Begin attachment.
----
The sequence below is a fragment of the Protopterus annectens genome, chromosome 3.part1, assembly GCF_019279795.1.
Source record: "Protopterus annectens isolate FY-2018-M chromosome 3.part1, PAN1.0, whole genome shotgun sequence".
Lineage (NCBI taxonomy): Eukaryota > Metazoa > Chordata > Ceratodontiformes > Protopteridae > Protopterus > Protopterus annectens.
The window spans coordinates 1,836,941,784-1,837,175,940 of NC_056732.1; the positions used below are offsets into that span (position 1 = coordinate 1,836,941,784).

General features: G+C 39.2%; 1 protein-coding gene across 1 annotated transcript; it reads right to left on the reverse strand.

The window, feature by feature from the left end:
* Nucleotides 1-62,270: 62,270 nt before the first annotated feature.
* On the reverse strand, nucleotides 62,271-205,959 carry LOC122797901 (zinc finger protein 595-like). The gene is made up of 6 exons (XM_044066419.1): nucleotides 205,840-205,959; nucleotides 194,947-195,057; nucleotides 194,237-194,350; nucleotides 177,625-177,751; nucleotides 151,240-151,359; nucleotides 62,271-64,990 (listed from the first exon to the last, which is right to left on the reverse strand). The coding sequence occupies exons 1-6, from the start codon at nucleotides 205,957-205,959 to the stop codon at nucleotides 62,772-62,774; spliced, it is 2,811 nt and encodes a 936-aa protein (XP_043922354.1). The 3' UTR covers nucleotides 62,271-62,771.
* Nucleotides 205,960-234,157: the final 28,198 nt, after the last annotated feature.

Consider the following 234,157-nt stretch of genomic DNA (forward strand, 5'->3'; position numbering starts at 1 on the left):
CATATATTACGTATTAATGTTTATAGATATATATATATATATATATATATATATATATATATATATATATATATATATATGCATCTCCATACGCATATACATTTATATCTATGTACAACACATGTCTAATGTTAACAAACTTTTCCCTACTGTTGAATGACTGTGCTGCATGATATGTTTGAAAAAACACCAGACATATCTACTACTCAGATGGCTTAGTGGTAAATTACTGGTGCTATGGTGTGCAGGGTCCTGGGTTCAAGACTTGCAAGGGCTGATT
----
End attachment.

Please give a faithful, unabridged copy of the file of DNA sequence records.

The sequence below is a fragment of the Protopterus annectens genome, chromosome 3.part1, assembly GCF_019279795.1.
Source record: "Protopterus annectens isolate FY-2018-M chromosome 3.part1, PAN1.0, whole genome shotgun sequence".
Lineage (NCBI taxonomy): Eukaryota > Metazoa > Chordata > Ceratodontiformes > Protopteridae > Protopterus > Protopterus annectens.
The window spans coordinates 1,836,941,784-1,837,175,940 of NC_056732.1; the positions used below are offsets into that span (position 1 = coordinate 1,836,941,784).

General features: G+C 39.2%; 1 protein-coding gene across 1 annotated transcript; it reads right to left on the reverse strand.

The window, feature by feature from the left end:
* Nucleotides 1-62,270: 62,270 nt before the first annotated feature.
* On the reverse strand, nucleotides 62,271-205,959 carry LOC122797901 (zinc finger protein 595-like). The gene is made up of 6 exons (XM_044066419.1): nucleotides 205,840-205,959; nucleotides 194,947-195,057; nucleotides 194,237-194,350; nucleotides 177,625-177,751; nucleotides 151,240-151,359; nucleotides 62,271-64,990 (listed from the first exon to the last, which is right to left on the reverse strand). The coding sequence occupies exons 1-6, from the start codon at nucleotides 205,957-205,959 to the stop codon at nucleotides 62,772-62,774; spliced, it is 2,811 nt and encodes a 936-aa protein (XP_043922354.1). The 3' UTR covers nucleotides 62,271-62,771.
* Nucleotides 205,960-234,157: the final 28,198 nt, after the last annotated feature.

Consider the following 234,157-nt stretch of genomic DNA (forward strand, 5'->3'; position numbering starts at 1 on the left):
CATATATTACGTATTAATGTTTATAGATATATATATATATATATATATATATATATATATATATATATATATATATATATGCATCTCCATACGCATATACATTTATATCTATGTACAACACATGTCTAATGTTAACAAACTTTTCCCTACTGTTGAATGACTGTGCTGCATGATATGTTTGAAAAAACACCAGACATATCTACTACTCAGATGGCTTAGTGGTAAATTACTGGTGCTATGGTGTGCAGGGTCCTGGGTTCAAGACTTGCAAGGGCTGATT